The funds come from Canada-based Enbridge, an oil and gas distribution company that recently became a solar power plant developer (the company also invests in wind, geothermal and fuel cell installations). The money is the first solar technology investment by Enbridge, which owns three solar farms that use First Solar’s solar panels. Enbridge could potentially become a Morgan Solar customer down to road, too.
The funding from Enbridge closes the B round, which totals $28.8 million. Morgan Solar’s co-founder and vice president of business development and marketing, Nicolas Morgan, told us earlier this year that the company wanted to raise $20-$25 million. The company, based in Toronto, Canada, needed the capital to jumpstart production at a factory in California, where it also has gotten a $3.3 million loan from the California Energy Commission to set up its manufacturing facility in Chula Vista, near San Diego.
The factory will start with an annual capacity of 8 megawatts, said Emma Hemmingsen, Morgan Solar’s communication manager. The factory equipment has already arrived, and the company plans to get it up and running in the first quarter of 2012, she added. Morgan Solar has a panel assembly plant in Toronto and uses optics made by Nypro, which is also an investor. But the California factory is key for Morgan Solar to move into the mass production mode. The company previously was hoping to start production this year.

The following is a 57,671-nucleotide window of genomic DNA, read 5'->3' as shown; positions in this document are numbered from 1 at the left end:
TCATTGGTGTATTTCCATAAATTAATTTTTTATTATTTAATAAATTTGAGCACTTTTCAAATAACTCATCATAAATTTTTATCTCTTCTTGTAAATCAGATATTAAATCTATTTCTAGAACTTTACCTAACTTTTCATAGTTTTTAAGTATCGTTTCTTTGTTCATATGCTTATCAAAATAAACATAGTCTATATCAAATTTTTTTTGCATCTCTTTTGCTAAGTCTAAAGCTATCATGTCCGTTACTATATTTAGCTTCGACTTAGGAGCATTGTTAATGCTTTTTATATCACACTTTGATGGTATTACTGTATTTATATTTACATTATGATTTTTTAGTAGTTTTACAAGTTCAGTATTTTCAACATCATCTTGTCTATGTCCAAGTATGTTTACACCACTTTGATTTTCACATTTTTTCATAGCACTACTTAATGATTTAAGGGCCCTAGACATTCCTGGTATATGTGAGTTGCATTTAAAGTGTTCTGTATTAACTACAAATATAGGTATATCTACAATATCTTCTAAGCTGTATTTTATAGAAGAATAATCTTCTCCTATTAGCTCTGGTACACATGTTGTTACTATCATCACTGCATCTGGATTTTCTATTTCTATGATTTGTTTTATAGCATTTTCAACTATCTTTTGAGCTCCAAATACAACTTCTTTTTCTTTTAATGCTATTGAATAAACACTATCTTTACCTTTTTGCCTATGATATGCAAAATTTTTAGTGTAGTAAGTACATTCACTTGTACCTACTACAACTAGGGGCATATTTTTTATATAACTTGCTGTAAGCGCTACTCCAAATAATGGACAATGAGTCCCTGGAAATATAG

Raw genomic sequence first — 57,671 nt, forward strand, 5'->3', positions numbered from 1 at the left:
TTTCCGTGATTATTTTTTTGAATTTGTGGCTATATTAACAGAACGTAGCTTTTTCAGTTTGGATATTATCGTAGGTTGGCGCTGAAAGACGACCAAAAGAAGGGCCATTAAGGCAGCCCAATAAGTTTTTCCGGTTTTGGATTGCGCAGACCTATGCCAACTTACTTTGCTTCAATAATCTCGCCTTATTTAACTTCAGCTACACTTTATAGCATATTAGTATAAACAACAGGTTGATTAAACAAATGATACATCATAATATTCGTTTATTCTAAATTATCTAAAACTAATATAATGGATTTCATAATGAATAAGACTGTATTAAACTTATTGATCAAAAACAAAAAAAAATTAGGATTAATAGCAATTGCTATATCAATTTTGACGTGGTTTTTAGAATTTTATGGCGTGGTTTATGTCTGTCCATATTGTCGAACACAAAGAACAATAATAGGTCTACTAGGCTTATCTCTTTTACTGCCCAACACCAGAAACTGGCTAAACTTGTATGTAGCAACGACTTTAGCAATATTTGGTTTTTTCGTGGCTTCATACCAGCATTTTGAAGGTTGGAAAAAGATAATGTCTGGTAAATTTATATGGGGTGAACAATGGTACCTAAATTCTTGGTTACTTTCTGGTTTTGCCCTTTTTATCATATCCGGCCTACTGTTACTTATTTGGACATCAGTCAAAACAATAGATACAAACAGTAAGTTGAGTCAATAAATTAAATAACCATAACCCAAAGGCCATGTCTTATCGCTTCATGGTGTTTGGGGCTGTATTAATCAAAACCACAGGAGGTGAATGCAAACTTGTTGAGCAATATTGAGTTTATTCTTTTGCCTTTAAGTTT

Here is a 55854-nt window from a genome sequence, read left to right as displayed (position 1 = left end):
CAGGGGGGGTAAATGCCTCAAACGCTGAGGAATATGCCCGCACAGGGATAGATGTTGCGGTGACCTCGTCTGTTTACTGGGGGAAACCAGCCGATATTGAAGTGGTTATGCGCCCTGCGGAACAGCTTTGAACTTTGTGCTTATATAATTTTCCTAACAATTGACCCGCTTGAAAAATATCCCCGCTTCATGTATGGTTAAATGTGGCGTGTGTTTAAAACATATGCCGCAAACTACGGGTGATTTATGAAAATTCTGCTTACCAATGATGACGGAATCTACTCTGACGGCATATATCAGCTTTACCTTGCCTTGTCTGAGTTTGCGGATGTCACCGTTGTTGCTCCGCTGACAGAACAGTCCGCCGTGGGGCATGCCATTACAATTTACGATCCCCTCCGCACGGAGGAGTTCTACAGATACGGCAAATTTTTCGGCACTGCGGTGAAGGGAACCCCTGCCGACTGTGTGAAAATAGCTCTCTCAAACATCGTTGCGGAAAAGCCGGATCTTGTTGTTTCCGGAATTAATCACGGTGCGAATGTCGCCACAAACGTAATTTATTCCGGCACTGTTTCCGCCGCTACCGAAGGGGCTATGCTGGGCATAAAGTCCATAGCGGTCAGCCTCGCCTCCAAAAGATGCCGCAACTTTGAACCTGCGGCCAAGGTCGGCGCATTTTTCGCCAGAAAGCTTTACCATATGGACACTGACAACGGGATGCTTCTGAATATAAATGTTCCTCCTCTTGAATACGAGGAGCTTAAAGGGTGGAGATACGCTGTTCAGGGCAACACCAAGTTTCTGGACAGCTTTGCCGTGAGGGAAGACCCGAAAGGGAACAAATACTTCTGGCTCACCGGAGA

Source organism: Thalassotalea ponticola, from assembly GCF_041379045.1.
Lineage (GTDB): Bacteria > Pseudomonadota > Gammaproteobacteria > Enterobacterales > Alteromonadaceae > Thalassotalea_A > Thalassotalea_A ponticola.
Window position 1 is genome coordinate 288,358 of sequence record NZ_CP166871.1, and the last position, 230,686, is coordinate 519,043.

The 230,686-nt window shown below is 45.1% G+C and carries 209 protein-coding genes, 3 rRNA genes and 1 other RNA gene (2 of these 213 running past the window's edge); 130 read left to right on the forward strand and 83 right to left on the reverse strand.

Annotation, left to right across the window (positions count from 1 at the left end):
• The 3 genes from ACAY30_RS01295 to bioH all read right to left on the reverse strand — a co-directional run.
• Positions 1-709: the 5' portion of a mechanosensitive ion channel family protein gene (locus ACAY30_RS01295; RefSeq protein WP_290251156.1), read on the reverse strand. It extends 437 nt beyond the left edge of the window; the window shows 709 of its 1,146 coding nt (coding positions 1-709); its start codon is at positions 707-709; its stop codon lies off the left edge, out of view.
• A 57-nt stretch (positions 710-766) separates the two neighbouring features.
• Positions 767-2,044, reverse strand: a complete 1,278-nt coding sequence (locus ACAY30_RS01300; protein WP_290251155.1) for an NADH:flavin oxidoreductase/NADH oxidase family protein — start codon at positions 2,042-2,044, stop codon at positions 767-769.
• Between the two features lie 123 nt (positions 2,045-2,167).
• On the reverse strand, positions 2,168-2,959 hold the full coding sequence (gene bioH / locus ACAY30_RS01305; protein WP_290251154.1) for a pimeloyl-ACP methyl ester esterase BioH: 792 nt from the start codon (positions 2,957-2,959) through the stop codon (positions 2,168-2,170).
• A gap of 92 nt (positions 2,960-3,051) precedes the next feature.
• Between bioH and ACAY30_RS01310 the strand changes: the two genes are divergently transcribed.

Morgan Solar is a developer of concentrating photovoltaic technology, which uses mirrors and lenses to amplify and direct the sun’s energy onto solar cells. A typical CPV system is made up of one panel containing many lenses and corresponding solar cells. The panel, which is much larger than the solar panels you see on your neighbor’s rooftop, sits on a tracker that trains the panel to follow the sun’s movement throughout the day.
Depending on the designs, a concentrating solar technology can concentrate the sun by a few times or even 1,000 times, as is the case with Morgan Solar. Higher concentrating systems require more precise tracking and control systems, and they use more expensive but also more efficient solar cells that use a mix of materials such as gallium-arsenide and germanium.
Concentrating photovoltaic technology has been garnering more investments lately. California-based Solaria, which is develops low-concentrating technology, recently raised $30 million.
Aside from Enbridge and Nypro, other Morgan Solar investors include power generation giant, Iberdrola and The Frost Group. Including the B round, Morgan Solar has raised $38 million total since its inception in 2007.
Photo courtesy of Morgan Solar